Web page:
Karl Leonhard Reinhold<br>Versuch einer neuen Theorie des Vorstellungsvermögens, Teilband 1<br>Einleitung, Vorrede, Erstes Buch<br><br>Mit einer Einleitung und Anmerkungen herausgegeben von Ernst-Otto Onnasch.<br>PhB 599a. 2010. CLVII, 210 Seiten.<br>978-3-7873-1934-3. Leinen 68.00<br><br>Karl Leonhard Reinholds Versuch einer neuen Theorie des menschlichen Vorstellungsvermögens (1789) ist aufgegliedert in eine lange Vorrede und drei Bücher. In der Vorrede und im ersten Buch stellt der Autor die epochale Bedeutung der kritischen Philosophie heraus. Im zweiten Buch folgt die eigentliche Theorie des Vorstellungsvermögens, von der aus im dritten Buch Kants wichtigste (...) Entdeckungen in der Kritik der reinen Vernunft, nämlich die Unterscheidung von Sinnlichkeit, Verstand und Vernunft, neu dargestellt werden. Hier liefert Reinhold eine eigene und höchst originelle Ableitung der Kategorien und der Ideen.<br><br>In seiner Einleitung beschreibt der Herausgeber Reinholds philosophische Entwicklung und erweist ihn als einen eigenständigen Denker mit einer ganz eigenen philosophischen Agenda, die er allerdings auf eine sehr geschickte Weise mit dem philosophischen Anliegen Kants zu verbinden vermochte: Reinholds Philosophie war, entgegen der überkommenen Einschätzung, alles andere als epigonal und von enormer Bedeutung für die Ausprägung und Genese der Philosophie des deutschen Idealismus.<br><br>Bereits mit seinen populären Briefen über die Kantische Philosophie (1786/87) traf Reinhold den Nerv der Zeit und setzte damit die kritische Philosophie Kants für ein breiteres Publikum auf die philosophische Agenda (nur wenige der Zeitgenossen lasen Kant im Original, die meisten bezogen ihr Urteil über Kant aus den Briefen). Der Versuch einer neuen Theorie des menschlichen Vorstellungsvermögens ist dann sein erstes großes theoretisches Werk mit eigenem Anspruch. Reinhold präsentiert es als einen Versuch, die kritische Philosophie auf der Grundlage des Vorstellungsvermögens allgemein verständlich zu machen.<br>. (shrink)
I develop and defend a maximizing theory of moral motivation: I claim that consequentialists should recommend only those desires, emotions, and dispositions that will make the outcome best. I advance a conservative account of the motives that are possible for us; I say that a motive is an alternative if and only if it is in our psychological control. The resulting theory is less demanding than its competitors. It also permits us to maintain many of the motivations that we value (...) most, including our love for those most important to us. I conclude that we are closer to meeting morality’s demands on our character than has been appreciated. (shrink)
The idea of “food miles,” the distance that food has to be shipped, has entered into debates in both popular and academic circles about local eating. An oft-cited figure claims that the “average item” of food travels 1,500 miles before it reaches your plate. The source of this figure is almost never given, however, and indeed, it is a figure with surprisingly little grounding in objective research. In this study, I track the evolution of this figure, and the ways that (...) scholars and popular writers have rhetorically employed it. I then explore the ongoing debates over food miles and local food, debates that often oversimplify the idea of local eating to a caricature. I then examine a series of in-depth interviews with community-supported agriculture members and farmers in order to bring complexity back to discussions of local food consumers. I argue that the overwhelming focus on “food miles” among scholars threatens to eclipse the multitude of other values and meanings contained in the word “local” that underlie people’s decisions to “eat locally,” foremost among them, a desire to reintegrate food production and consumption within the context of place. (shrink)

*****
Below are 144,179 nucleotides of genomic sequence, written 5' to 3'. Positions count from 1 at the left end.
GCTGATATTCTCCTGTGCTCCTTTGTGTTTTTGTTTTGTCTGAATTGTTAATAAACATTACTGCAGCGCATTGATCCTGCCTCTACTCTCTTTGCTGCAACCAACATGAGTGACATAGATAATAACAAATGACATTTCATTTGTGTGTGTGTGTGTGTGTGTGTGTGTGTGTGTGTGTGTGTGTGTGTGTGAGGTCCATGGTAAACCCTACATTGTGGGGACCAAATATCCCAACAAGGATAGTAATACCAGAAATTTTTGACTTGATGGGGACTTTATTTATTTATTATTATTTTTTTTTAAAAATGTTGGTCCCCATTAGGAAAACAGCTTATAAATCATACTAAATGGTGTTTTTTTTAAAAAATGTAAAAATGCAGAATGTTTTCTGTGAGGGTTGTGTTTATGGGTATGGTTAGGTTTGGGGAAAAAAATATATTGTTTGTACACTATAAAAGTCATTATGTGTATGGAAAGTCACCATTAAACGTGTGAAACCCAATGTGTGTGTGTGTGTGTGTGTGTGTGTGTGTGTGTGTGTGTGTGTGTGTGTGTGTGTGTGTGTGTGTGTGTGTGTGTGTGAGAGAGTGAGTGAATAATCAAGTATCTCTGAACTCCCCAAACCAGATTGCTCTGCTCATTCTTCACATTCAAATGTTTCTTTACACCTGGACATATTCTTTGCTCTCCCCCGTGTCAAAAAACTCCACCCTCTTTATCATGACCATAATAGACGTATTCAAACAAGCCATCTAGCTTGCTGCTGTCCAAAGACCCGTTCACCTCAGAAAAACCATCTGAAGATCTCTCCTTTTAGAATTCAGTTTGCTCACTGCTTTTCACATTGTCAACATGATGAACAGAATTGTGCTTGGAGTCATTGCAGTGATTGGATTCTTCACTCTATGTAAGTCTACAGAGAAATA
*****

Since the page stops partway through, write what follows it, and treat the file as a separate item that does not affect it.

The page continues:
Various attempts have been made in recent years to present Christianity in such a way that no use is made of the traditional dichotomy between the ‘natural’ and the ‘supernatural’. Braithwaite, Hare, and van Buren, for instance, appear to have no use for the dichotomy; and I think that, without too much distortion, one can say the same of Bultmann, Tillich, and Robinson. I am not, however, concerned in this paper with the work of any one thinker as such, but (...) rather with a general climate of opinion. What I want to do is to examine the grounds on which it might be argued that belief in the supernatural is discredited. The issue seems to me of special importance at the present time, since, if these grounds are inadequate, programmes of reform under the general heading ‘Christianity without the supernatural’lose much of their point; if, on the other hand, the grounds are compelling, then reform of some kind is forced upon us whatever the accompanying difficulties. (shrink)